Bureaucracy-speak: red tape jargon in perspective at long last

If you are growing to hate the red tape jargon surrounding your job – especially if you work in the public sector – this video will help put it all into a comfortable perspective for you.

This was shared by someone I know who works for the federal Canadian Government in Ottawa. However I suspect it … or derivations of it … are applicable to pretty much any English-language country.

And translations of it are likely to be applicable almost anywhere else in the world.

What have we done to deserve such de-humanizing language and concepts as these?

Bureaucracy-speak in action…

Don’t you just love that little girl?

And don’t you just fear for her, in case she should end up having to dwell by those phrases in real life should she choose to follow a career in the public sector?

Jargon jars.

What do you think?

Want to write right without the red tape?

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Comments

comments

Thoughts

  1. I read this real example of bureaucratic English and its translation into plain English yesterday:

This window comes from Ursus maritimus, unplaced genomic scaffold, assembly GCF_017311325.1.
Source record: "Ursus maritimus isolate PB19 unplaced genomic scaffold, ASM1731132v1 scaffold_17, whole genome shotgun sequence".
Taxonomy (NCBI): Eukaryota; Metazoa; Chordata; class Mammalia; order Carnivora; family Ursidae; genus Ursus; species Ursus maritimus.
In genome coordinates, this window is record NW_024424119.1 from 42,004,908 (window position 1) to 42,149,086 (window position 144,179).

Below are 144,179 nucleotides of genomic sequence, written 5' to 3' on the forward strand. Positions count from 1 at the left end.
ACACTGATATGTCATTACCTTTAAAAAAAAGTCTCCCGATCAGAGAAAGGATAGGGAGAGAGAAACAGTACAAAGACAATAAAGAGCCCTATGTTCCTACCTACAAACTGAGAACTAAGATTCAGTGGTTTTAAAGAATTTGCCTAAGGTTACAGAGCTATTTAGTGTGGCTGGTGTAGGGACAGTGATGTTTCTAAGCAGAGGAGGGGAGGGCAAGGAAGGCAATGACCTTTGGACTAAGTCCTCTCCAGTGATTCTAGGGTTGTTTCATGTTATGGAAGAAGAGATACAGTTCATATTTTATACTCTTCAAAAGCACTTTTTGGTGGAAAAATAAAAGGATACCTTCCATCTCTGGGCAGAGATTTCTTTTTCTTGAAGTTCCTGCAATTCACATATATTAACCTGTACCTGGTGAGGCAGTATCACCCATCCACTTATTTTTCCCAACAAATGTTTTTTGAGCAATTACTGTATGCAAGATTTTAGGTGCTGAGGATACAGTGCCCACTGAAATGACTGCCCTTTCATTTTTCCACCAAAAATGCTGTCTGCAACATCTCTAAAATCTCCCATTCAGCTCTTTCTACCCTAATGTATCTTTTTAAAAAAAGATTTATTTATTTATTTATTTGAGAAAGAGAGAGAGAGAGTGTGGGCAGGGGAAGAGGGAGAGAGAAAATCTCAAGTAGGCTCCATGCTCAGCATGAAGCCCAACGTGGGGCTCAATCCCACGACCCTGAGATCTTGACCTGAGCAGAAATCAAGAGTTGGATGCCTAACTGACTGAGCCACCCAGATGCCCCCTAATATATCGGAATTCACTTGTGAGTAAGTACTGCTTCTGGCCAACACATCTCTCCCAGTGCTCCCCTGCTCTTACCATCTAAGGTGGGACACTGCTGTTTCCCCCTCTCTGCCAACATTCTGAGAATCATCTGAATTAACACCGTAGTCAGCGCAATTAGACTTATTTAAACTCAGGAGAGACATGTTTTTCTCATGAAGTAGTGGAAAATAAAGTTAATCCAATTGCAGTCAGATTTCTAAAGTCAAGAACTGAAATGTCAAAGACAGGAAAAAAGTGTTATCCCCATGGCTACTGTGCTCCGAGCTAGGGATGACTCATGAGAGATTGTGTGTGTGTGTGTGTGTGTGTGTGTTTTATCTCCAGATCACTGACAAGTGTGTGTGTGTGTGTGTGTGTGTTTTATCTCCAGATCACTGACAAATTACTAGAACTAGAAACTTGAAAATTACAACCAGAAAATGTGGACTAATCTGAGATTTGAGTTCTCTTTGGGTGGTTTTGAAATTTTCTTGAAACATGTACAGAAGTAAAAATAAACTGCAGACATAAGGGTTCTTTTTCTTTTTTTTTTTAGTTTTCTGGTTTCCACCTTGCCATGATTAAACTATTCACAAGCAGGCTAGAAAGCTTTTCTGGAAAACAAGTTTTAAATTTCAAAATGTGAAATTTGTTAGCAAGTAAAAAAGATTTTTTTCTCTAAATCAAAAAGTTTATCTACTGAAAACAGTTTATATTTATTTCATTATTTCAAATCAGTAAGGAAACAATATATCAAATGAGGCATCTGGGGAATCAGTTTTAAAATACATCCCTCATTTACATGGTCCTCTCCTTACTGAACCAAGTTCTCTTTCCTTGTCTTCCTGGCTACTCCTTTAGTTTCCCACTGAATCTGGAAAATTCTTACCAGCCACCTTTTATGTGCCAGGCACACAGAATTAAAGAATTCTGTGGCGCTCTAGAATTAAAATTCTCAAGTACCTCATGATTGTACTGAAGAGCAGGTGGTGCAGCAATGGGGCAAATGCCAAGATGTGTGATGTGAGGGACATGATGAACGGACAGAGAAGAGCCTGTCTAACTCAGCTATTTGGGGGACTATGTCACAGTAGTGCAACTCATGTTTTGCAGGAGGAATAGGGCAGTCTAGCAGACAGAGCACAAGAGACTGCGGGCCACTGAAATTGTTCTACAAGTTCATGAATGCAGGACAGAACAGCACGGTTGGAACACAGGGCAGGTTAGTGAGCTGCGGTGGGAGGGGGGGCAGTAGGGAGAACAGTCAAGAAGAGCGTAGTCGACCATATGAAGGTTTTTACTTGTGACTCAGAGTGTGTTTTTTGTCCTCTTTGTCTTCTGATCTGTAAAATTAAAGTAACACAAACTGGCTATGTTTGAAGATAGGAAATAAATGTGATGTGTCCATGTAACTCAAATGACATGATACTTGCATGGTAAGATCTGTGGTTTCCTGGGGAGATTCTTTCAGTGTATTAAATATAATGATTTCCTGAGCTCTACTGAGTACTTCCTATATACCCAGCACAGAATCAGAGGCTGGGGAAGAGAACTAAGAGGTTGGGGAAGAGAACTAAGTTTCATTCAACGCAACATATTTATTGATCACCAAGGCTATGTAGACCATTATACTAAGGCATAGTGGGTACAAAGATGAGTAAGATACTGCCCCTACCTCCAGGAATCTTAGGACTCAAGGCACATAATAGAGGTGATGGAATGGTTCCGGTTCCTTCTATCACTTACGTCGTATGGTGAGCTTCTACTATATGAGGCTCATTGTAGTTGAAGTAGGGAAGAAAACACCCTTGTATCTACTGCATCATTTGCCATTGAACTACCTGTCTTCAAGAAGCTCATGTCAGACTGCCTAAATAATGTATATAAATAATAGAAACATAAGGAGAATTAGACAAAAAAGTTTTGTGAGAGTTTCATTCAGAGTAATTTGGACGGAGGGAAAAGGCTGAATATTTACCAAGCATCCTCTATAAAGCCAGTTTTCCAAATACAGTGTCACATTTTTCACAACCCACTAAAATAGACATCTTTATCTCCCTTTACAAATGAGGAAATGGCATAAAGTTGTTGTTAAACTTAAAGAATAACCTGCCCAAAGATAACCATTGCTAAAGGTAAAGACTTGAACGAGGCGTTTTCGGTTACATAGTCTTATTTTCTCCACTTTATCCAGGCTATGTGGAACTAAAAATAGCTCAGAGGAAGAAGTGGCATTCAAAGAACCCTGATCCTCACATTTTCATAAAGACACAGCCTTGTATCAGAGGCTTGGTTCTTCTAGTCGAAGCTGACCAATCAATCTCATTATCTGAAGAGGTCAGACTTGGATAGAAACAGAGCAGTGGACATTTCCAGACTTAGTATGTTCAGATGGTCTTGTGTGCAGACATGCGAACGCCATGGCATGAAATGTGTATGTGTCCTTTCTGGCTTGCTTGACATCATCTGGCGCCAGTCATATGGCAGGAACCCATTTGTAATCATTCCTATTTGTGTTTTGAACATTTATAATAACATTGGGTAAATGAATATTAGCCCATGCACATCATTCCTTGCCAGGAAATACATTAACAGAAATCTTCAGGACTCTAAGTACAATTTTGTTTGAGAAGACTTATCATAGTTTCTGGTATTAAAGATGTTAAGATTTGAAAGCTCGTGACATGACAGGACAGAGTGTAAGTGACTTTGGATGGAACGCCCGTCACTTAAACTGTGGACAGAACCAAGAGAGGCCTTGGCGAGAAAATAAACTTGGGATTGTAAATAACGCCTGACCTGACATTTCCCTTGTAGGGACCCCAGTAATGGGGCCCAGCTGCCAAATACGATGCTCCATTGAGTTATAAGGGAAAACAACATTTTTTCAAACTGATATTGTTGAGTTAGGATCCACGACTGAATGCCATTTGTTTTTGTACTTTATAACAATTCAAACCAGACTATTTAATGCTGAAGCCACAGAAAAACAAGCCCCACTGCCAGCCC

A distinction should be made at an age appropriate to the background and nationality of the student, below which the concept of the course should be for juveniles and above it for young adults.

    Translated into plain English:
    The courses should take into account the ages, background and nationality of the students.

    Well why not just say that then? πŸ™‚

  2. I cringed more because I can hear myself saying some of those phrases sometimes! Shoot me now …

  3. I love it!

    Made me think of a corporate colleague from the 1980s who used the term “leave-behinds” to refer to handouts given to participants at the end of a meeting. Sheesh!

  4. Out of the mouths of babes πŸ™‚

Thoughts

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